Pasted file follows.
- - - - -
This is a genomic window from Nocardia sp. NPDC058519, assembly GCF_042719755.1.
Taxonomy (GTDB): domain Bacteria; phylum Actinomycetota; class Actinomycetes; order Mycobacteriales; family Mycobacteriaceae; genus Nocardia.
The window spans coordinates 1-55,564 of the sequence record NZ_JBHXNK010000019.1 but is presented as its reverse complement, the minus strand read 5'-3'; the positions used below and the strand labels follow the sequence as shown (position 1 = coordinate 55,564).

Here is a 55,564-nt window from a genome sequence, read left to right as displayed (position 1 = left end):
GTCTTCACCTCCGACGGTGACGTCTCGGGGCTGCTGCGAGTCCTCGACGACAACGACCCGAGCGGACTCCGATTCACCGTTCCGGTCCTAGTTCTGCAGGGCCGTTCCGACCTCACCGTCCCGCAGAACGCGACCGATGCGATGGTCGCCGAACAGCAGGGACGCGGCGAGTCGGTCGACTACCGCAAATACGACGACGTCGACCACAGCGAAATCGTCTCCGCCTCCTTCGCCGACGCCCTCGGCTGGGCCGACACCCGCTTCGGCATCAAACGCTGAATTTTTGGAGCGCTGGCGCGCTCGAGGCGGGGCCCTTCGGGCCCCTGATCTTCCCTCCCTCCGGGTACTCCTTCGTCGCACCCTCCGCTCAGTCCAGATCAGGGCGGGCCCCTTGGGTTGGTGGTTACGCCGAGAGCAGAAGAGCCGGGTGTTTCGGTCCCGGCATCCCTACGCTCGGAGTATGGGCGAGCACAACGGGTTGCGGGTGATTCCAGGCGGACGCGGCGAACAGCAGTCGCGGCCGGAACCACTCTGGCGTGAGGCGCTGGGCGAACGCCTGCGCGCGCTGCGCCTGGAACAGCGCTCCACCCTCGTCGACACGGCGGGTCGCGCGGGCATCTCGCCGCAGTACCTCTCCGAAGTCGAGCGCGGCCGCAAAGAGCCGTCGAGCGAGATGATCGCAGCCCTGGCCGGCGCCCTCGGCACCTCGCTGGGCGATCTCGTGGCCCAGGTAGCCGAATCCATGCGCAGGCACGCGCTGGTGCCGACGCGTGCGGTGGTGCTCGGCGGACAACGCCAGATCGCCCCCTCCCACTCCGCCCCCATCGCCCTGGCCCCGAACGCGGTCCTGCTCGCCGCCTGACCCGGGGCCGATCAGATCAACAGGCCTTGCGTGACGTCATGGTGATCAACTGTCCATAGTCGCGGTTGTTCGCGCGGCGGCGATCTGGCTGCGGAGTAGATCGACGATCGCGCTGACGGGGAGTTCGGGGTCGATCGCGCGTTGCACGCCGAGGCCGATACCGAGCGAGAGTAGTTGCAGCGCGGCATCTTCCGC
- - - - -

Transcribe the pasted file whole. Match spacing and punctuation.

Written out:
This is a genomic window from Nocardia sp. NPDC058519, assembly GCF_042719755.1.
Taxonomy (GTDB): domain Bacteria; phylum Actinomycetota; class Actinomycetes; order Mycobacteriales; family Mycobacteriaceae; genus Nocardia.
The window spans coordinates 1-55,564 of the sequence record NZ_JBHXNK010000019.1 but is presented as its reverse complement, the minus strand read 5'-3'; the positions used below and the strand labels follow the sequence as shown (position 1 = coordinate 55,564).

Here is a 55,564-nt window from a genome sequence, read left to right as displayed (position 1 = left end):
GTCTTCACCTCCGACGGTGACGTCTCGGGGCTGCTGCGAGTCCTCGACGACAACGACCCGAGCGGACTCCGATTCACCGTTCCGGTCCTAGTTCTGCAGGGCCGTTCCGACCTCACCGTCCCGCAGAACGCGACCGATGCGATGGTCGCCGAACAGCAGGGACGCGGCGAGTCGGTCGACTACCGCAAATACGACGACGTCGACCACAGCGAAATCGTCTCCGCCTCCTTCGCCGACGCCCTCGGCTGGGCCGACACCCGCTTCGGCATCAAACGCTGAATTTTTGGAGCGCTGGCGCGCTCGAGGCGGGGCCCTTCGGGCCCCTGATCTTCCCTCCCTCCGGGTACTCCTTCGTCGCACCCTCCGCTCAGTCCAGATCAGGGCGGGCCCCTTGGGTTGGTGGTTACGCCGAGAGCAGAAGAGCCGGGTGTTTCGGTCCCGGCATCCCTACGCTCGGAGTATGGGCGAGCACAACGGGTTGCGGGTGATTCCAGGCGGACGCGGCGAACAGCAGTCGCGGCCGGAACCACTCTGGCGTGAGGCGCTGGGCGAACGCCTGCGCGCGCTGCGCCTGGAACAGCGCTCCACCCTCGTCGACACGGCGGGTCGCGCGGGCATCTCGCCGCAGTACCTCTCCGAAGTCGAGCGCGGCCGCAAAGAGCCGTCGAGCGAGATGATCGCAGCCCTGGCCGGCGCCCTCGGCACCTCGCTGGGCGATCTCGTGGCCCAGGTAGCCGAATCCATGCGCAGGCACGCGCTGGTGCCGACGCGTGCGGTGGTGCTCGGCGGACAACGCCAGATCGCCCCCTCCCACTCCGCCCCCATCGCCCTGGCCCCGAACGCGGTCCTGCTCGCCGCCTGACCCGGGGCCGATCAGATCAACAGGCCTTGCGTGACGTCATGGTGATCAACTGTCCATAGTCGCGGTTGTTCGCGCGGCGGCGATCTGGCTGCGGAGTAGATCGACGATCGCGCTGACGGGGAGTTCGGGGTCGATCGCGCGTTGCACGCCGAGGCCGATACCGAGCGAGAGTAGTTGCAGCGCGGCATCTTCCGC